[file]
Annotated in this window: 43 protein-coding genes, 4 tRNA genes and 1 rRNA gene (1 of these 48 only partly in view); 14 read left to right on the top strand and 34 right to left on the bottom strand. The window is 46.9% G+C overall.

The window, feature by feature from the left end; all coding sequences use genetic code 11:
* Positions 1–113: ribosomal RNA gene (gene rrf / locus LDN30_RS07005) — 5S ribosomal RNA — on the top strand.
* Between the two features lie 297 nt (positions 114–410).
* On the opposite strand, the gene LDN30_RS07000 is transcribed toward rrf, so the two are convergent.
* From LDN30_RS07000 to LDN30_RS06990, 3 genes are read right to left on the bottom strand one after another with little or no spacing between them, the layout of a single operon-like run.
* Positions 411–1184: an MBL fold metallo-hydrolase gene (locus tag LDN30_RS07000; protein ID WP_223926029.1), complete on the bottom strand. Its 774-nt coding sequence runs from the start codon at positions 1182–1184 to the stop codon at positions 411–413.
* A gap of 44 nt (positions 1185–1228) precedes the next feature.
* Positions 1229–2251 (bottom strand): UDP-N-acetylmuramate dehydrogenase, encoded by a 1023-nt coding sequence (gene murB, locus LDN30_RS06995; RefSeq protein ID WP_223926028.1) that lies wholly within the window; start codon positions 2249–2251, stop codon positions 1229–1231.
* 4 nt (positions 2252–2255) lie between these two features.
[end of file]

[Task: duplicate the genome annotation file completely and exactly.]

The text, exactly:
Annotated in this window: 43 protein-coding genes, 4 tRNA genes and 1 rRNA gene (1 of these 48 only partly in view); 14 read left to right on the top strand and 34 right to left on the bottom strand. The window is 46.9% G+C overall.

The window, feature by feature from the left end; all coding sequences use genetic code 11:
* Positions 1–113: ribosomal RNA gene (gene rrf / locus LDN30_RS07005) — 5S ribosomal RNA — on the top strand.
* Between the two features lie 297 nt (positions 114–410).
* On the opposite strand, the gene LDN30_RS07000 is transcribed toward rrf, so the two are convergent.
* From LDN30_RS07000 to LDN30_RS06990, 3 genes are read right to left on the bottom strand one after another with little or no spacing between them, the layout of a single operon-like run.
* Positions 411–1184: an MBL fold metallo-hydrolase gene (locus tag LDN30_RS07000; protein ID WP_223926029.1), complete on the bottom strand. Its 774-nt coding sequence runs from the start codon at positions 1182–1184 to the stop codon at positions 411–413.
* A gap of 44 nt (positions 1185–1228) precedes the next feature.
* Positions 1229–2251 (bottom strand): UDP-N-acetylmuramate dehydrogenase, encoded by a 1023-nt coding sequence (gene murB, locus LDN30_RS06995; RefSeq protein ID WP_223926028.1) that lies wholly within the window; start codon positions 2249–2251, stop codon positions 1229–1231.
* 4 nt (positions 2252–2255) lie between these two features.